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D&D 3E
Line of Sight 
28th-Feb-2006 09:14 am
Bitch Please - peanuts
This came up in my last game. What are the actual rules for drawing line of sight? Can I shoot at a bad guy from behind another character? I thought this was represented by the -4 for firing into melee, but the DM said (with some uncertainy, because he wasn't sure) that the character blocked line of sight. I flipped through the PHB and the SRD looking for the exact rules on drawing line of sight, but couldn't find what I was looking for.

1st-Mar-2006 01:26 pm (UTC)
Other way around. If any line is blocked, they have cover.

"To determine whether your target has cover from your ranged attack, choose a corner of your square. If any line from this corner to any corner of the target’s square passes through a square or border that blocks line of effect or provides cover, or through a square occupied by a creature, the target has cover (+4 to AC)." (SRD, emphasis mine)

What you might be mixing it up with is the "big creatures" rule, which only applies in melee, and allows the attacker to choose which square of the big creature to attack.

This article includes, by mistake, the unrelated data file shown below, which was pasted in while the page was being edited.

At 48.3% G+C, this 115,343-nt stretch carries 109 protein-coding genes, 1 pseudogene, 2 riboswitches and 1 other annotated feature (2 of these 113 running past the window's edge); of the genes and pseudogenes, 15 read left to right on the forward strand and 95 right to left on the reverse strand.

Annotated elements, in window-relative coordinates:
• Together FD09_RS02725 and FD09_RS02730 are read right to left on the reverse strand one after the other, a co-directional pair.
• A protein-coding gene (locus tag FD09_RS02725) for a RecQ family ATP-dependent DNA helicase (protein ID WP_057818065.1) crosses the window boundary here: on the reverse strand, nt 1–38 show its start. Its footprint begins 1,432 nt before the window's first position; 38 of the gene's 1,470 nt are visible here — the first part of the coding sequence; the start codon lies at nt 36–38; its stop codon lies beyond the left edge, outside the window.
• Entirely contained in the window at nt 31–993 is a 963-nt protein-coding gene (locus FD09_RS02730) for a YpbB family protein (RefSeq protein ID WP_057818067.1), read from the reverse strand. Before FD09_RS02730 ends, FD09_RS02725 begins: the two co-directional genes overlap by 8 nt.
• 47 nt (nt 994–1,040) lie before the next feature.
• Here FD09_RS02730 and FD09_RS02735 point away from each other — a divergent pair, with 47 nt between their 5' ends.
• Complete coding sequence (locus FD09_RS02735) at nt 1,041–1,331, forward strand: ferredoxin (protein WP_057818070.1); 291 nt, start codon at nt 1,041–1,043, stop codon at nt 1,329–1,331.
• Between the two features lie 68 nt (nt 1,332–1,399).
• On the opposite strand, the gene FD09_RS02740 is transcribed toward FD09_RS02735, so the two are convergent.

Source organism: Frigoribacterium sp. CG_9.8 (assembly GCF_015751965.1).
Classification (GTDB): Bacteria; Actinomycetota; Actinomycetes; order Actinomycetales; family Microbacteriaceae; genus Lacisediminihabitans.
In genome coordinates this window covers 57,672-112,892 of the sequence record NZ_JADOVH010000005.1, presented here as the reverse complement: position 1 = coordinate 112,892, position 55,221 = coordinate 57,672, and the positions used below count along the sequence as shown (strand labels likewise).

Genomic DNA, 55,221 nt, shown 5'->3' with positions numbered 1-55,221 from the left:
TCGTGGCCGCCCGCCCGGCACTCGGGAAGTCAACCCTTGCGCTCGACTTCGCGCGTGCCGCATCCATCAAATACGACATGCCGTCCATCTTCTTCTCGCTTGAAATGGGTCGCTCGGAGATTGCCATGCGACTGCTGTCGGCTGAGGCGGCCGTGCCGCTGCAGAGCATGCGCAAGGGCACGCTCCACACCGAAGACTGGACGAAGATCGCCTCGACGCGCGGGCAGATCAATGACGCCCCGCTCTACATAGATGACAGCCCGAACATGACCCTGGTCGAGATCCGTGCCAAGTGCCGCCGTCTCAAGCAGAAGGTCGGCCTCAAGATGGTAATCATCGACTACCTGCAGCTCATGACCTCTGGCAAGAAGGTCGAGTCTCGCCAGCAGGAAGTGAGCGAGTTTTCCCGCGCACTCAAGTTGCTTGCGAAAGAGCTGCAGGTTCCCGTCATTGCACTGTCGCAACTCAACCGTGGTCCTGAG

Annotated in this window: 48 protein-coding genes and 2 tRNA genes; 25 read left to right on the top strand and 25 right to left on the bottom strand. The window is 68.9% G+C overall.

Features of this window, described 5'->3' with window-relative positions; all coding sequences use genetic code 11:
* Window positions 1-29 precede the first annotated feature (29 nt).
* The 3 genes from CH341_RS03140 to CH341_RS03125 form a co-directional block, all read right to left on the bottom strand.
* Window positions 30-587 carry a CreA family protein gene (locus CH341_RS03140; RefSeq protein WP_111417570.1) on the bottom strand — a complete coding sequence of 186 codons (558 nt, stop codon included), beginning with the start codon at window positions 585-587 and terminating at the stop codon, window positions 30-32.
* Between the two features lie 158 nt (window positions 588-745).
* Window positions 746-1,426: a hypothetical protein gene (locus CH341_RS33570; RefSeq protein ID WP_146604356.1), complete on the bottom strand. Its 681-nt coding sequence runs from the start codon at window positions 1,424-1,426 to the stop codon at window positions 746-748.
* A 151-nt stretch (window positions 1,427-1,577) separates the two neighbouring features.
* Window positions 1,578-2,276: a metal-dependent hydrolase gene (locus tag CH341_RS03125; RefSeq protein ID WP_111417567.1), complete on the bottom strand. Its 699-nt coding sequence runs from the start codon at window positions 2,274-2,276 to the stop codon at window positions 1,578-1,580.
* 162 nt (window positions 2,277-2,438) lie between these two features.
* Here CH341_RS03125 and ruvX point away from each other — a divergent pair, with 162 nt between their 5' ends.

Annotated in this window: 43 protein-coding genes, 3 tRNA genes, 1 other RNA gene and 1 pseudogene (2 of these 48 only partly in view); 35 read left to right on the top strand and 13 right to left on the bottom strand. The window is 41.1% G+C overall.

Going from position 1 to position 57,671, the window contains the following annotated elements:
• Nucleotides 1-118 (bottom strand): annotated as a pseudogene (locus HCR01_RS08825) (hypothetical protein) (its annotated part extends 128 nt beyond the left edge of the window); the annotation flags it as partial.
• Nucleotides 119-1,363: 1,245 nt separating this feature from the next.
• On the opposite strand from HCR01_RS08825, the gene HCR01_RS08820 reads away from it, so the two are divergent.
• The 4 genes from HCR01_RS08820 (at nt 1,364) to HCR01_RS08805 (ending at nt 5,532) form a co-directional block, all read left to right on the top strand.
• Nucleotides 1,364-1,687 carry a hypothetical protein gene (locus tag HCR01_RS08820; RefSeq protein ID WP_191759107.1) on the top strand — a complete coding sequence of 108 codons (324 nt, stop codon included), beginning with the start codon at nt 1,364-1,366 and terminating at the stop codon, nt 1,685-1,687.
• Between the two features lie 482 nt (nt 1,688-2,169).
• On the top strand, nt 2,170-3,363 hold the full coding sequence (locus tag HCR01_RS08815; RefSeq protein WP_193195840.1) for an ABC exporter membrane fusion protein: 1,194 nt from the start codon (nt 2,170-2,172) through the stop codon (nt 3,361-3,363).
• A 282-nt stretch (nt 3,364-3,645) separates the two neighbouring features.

"Any creature with a space larger than 5 feet (1 square) determines cover against melee attacks slightly differently than smaller creatures do. Such a creature can choose any square that it occupies to determine if an opponent has cover against its melee attacks. Similarly, when making a melee attack against such a creature, you can pick any of the squares it occupies to determine if it has cover against you." (SRD)
1st-Mar-2006 05:41 pm (UTC)
It's stuff like this that makes me quite glad we rarely use minis in the games I'm in. Although sometimes they are handy too.
1st-Mar-2006 05:46 pm (UTC)
In most cases, it should be obvious whether something or someone is providing cover to a target or not. These rules should only ever come into play if there's a question, or a marginal situation. If the DM wishes, the DM can ignore these rules, and make an ad hoc decision about it. However, I think it's best if a DM fully understands these rules before making such ad hoc decisions, or their ad hoc decisions are likely to be incorrect when examined, and create unpleasant precedence.
1st-Mar-2006 05:50 pm (UTC)
I'm in 100% in agreement with you, and thanks I think this seems to be something that was confusing a number of us and you've been very helpful in clarifying it.
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